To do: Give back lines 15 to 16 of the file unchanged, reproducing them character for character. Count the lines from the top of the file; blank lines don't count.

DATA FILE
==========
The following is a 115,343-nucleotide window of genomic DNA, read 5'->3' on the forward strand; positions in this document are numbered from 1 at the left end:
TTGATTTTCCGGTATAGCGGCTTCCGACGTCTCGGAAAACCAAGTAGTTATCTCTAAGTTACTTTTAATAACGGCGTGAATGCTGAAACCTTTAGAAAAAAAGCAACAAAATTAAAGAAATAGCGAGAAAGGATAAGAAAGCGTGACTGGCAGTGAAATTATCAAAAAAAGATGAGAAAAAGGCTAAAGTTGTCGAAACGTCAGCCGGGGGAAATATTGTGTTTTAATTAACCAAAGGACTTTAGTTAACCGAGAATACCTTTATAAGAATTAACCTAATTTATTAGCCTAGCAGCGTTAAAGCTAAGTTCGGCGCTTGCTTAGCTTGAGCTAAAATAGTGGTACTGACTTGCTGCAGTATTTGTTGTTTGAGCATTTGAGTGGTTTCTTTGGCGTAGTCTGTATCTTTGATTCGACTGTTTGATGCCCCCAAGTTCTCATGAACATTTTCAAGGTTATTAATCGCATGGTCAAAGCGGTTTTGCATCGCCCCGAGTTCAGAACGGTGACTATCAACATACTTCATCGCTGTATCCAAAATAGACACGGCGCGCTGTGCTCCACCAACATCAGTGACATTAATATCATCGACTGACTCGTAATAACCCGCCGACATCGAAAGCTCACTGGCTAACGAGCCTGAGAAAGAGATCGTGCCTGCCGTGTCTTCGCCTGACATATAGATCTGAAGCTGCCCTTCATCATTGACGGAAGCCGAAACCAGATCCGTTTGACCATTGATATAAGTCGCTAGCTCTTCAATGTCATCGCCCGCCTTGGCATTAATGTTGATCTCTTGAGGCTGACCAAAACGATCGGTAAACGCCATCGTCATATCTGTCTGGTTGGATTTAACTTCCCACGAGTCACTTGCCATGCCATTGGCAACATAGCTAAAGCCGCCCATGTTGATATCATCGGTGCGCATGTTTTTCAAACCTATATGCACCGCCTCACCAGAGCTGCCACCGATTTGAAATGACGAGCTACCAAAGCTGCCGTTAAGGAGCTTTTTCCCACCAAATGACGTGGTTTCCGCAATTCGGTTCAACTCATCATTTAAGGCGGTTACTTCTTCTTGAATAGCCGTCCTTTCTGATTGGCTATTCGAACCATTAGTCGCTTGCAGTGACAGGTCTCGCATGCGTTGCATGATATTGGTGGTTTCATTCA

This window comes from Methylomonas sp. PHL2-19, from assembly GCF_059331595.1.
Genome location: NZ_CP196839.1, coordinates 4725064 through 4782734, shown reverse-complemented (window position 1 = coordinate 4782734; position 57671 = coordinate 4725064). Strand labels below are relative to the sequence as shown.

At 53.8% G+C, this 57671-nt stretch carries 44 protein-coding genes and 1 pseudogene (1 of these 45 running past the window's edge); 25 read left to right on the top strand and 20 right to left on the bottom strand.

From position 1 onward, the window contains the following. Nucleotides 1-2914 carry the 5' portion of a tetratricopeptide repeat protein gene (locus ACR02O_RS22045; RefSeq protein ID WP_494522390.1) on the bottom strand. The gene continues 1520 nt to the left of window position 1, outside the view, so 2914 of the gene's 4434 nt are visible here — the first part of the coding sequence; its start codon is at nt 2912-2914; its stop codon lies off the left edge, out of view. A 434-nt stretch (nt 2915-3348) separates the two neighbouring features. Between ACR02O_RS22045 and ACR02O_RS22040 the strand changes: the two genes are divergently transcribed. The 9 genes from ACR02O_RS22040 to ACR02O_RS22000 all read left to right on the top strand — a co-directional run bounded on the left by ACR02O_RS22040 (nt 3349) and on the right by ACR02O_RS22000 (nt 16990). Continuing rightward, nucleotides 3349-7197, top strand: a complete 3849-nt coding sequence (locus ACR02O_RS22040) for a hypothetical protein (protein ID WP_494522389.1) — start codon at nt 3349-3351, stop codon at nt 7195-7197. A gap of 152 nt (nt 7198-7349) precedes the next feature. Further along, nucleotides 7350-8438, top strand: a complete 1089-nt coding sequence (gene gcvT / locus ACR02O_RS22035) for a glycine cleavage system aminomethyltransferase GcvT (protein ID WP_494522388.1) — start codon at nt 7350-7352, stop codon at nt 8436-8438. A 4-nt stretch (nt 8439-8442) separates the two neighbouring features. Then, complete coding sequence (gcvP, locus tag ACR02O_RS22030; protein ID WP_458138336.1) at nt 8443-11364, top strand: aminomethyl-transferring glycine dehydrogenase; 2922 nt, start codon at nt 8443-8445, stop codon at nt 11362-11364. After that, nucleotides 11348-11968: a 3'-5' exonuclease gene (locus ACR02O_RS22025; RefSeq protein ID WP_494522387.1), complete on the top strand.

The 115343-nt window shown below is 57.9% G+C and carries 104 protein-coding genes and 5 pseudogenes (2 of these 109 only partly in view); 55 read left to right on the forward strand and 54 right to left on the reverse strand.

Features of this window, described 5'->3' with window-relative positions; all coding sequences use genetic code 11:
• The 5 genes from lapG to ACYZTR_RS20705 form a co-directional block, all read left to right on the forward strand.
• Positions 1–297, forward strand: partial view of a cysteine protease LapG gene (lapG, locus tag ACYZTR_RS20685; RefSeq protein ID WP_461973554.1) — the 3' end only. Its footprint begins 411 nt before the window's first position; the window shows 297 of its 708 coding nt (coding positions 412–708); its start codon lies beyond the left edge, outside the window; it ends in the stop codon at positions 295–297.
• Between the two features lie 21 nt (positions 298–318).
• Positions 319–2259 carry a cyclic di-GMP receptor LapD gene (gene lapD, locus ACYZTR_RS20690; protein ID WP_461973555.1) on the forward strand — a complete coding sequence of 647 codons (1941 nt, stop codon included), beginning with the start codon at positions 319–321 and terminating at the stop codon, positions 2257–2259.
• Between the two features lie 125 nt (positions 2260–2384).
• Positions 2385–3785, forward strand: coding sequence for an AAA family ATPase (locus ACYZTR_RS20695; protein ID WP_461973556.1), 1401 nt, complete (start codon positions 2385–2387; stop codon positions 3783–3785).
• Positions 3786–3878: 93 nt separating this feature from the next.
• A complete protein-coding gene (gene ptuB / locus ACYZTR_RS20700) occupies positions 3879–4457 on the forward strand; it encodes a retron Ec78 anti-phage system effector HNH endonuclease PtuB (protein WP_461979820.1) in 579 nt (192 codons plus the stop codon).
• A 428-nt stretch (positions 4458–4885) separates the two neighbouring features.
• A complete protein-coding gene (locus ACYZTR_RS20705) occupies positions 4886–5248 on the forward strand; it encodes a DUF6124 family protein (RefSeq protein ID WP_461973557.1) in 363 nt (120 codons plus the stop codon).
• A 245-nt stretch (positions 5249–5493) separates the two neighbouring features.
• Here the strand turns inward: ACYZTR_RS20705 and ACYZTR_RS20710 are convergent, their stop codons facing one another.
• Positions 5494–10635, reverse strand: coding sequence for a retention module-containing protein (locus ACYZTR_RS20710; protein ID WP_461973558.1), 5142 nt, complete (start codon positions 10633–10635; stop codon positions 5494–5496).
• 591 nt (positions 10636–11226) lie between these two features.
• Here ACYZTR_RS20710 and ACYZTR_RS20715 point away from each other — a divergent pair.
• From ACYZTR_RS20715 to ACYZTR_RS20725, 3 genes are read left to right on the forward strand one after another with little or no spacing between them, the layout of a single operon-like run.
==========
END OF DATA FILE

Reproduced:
• Positions 3786–3878: 93 nt separating this feature from the next.
• A complete protein-coding gene (gene ptuB / locus ACYZTR_RS20700) occupies positions 3879–4457 on the forward strand; it encodes a retron Ec78 anti-phage system effector HNH endonuclease PtuB (protein WP_461979820.1) in 579 nt (192 codons plus the stop codon).